Image of a classical neuritic plaque, as it occurs in large number in Alzheimer disease. Centrally located is a round dense core of amyloid; the borders of the core are ragged (black core). Around the centrally located core is a loose-textured halo in which are scattered dystrophic neurites (black rods, dots, which are small; however, of variable sizes). At the periphery of this pale halo, the gray mottled area is made up of amyloid deposits, which are much less dense than within the black centrally located core mentioned above. Within this peripheral zone of relative low-density amyloid are intermingled, rare, dystrophic neurites, and astrocytic processes, and microgliocytes, which appear as dark oval or round spots or filamentous debris.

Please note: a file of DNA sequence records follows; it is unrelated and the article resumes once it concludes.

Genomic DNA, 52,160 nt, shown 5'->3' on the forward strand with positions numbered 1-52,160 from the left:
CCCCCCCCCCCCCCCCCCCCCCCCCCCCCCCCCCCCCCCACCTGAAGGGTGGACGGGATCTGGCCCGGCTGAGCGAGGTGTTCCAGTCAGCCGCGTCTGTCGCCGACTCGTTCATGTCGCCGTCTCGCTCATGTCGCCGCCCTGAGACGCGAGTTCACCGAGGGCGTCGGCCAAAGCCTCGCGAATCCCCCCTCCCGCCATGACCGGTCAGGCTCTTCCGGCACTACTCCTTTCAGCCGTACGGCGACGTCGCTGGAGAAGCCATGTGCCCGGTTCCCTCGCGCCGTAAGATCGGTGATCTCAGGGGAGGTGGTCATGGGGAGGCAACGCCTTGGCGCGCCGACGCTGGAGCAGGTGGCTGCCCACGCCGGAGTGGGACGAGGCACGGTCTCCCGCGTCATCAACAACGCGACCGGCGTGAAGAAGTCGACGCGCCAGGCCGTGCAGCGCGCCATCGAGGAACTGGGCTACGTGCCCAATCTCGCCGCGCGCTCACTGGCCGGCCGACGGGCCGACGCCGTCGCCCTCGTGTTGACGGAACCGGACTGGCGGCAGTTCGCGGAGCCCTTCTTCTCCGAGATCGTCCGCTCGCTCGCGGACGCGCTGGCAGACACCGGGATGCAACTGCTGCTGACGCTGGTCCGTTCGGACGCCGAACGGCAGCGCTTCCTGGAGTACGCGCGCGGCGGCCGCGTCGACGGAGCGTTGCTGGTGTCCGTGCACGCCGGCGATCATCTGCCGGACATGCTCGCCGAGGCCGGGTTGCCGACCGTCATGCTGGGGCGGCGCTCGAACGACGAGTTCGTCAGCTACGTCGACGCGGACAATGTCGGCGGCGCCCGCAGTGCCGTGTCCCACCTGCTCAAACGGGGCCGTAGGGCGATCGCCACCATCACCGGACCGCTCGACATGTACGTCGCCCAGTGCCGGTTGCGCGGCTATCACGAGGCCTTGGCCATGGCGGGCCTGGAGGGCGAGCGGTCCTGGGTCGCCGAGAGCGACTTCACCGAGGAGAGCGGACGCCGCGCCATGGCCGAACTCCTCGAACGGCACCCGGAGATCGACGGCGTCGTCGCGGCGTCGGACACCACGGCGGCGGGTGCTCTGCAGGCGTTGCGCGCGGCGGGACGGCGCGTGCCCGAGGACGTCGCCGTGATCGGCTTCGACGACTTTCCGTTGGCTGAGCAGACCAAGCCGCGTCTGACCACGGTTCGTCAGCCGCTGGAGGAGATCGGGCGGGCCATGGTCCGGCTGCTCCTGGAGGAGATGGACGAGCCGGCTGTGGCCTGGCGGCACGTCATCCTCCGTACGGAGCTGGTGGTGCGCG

Dr. Jean-Paul Vonsattel, Professor of Pathology, Director of the Taub Institute-New York Brain Bank, Columbia University Medical Center